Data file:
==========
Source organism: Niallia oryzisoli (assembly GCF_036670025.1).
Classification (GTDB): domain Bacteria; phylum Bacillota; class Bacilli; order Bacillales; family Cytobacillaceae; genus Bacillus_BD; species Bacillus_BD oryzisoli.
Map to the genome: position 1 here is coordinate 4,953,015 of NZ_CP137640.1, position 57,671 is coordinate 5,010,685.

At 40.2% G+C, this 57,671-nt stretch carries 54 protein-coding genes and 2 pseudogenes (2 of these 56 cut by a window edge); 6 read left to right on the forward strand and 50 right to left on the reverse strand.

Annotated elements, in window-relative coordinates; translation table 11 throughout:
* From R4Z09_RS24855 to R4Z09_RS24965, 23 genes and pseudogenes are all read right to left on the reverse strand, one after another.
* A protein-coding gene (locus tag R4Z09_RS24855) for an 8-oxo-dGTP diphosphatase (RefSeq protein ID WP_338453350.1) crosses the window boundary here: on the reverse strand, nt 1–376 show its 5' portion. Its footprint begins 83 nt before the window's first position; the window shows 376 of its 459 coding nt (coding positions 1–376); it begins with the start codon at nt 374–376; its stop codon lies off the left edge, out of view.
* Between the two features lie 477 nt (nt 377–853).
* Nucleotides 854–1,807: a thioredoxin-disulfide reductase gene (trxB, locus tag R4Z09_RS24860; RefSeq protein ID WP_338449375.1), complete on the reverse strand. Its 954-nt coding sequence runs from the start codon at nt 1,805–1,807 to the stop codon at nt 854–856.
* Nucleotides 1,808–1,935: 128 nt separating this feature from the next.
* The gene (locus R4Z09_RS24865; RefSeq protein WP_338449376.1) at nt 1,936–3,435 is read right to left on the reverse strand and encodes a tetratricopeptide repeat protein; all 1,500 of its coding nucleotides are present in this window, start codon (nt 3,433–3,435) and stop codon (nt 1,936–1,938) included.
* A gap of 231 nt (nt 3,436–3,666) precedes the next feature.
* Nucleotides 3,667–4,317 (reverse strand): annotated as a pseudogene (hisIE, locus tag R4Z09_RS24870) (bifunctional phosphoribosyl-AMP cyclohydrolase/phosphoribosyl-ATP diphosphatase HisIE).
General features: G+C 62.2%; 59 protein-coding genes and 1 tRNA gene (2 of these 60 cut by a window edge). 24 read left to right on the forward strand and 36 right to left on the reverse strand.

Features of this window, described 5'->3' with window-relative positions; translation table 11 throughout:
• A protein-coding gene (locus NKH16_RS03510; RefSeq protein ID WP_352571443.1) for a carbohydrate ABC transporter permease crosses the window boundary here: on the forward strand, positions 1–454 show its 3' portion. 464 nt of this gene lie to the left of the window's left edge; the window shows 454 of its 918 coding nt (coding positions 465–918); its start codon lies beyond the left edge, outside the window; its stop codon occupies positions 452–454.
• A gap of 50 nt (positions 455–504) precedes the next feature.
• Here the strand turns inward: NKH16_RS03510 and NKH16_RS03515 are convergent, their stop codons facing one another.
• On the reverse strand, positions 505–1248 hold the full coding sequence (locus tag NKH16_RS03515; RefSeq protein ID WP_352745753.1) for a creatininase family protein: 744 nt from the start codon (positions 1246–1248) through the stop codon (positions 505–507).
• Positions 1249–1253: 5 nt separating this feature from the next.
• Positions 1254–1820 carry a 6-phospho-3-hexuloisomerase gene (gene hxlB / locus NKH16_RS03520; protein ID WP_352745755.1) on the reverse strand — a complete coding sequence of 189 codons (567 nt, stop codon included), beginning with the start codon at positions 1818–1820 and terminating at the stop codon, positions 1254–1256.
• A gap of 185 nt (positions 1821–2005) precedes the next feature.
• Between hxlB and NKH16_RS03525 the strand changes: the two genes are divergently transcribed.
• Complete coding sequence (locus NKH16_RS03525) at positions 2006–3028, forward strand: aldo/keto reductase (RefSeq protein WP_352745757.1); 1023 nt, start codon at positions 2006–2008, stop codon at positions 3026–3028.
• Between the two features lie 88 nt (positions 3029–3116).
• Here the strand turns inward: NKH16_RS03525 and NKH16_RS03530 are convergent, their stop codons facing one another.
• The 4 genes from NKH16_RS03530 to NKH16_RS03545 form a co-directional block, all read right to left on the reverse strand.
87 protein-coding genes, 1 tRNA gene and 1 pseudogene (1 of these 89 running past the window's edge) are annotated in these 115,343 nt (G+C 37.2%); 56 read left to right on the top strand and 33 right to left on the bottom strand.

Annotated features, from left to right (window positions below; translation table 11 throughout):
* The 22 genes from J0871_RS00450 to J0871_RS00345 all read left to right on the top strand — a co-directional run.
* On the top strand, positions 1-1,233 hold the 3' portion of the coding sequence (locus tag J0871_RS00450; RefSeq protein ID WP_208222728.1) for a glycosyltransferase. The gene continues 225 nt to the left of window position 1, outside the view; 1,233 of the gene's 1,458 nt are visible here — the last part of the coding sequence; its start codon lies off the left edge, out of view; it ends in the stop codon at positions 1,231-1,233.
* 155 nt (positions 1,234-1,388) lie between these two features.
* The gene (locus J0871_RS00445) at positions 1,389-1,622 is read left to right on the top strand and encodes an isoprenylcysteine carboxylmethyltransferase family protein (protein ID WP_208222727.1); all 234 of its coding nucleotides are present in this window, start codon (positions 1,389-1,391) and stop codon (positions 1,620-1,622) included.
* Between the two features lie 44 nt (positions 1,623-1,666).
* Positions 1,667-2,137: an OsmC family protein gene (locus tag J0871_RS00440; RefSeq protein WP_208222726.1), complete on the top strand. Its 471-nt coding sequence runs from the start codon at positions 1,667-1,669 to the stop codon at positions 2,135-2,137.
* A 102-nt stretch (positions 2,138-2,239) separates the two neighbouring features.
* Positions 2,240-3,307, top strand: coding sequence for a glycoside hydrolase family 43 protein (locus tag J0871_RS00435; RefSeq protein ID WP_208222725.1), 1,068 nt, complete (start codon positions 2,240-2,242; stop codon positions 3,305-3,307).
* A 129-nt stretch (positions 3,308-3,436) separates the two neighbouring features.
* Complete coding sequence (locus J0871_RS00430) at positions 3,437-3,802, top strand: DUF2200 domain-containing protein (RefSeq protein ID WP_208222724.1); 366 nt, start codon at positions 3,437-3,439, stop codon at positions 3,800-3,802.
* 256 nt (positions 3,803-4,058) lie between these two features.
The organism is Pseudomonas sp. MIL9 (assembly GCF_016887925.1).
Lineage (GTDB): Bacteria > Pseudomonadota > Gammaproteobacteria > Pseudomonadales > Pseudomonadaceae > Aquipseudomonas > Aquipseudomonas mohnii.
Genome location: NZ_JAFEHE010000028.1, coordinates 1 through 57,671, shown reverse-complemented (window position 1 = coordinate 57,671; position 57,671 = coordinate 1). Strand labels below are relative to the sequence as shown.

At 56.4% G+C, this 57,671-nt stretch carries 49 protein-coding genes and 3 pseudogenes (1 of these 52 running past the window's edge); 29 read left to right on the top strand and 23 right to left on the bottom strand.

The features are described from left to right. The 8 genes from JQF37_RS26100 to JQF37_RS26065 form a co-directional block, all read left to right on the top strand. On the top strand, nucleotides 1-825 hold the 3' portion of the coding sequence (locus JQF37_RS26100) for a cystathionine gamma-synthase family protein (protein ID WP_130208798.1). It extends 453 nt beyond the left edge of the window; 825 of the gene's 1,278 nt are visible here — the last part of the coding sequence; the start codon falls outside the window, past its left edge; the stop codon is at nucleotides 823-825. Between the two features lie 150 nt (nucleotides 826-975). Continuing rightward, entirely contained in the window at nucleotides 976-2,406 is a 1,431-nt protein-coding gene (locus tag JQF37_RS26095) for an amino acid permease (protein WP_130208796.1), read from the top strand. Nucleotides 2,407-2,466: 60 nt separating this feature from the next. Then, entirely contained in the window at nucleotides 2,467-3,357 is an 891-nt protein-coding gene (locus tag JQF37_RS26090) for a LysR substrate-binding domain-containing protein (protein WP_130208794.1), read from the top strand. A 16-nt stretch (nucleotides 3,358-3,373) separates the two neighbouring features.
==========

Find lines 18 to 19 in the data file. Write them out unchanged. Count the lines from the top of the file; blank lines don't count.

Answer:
• Here the strand turns inward: NKH16_RS03510 and NKH16_RS03515 are convergent, their stop codons facing one another.
• On the reverse strand, positions 505–1248 hold the full coding sequence (locus tag NKH16_RS03515; RefSeq protein ID WP_352745753.1) for a creatininase family protein: 744 nt from the start codon (positions 1246–1248) through the stop codon (positions 505–507).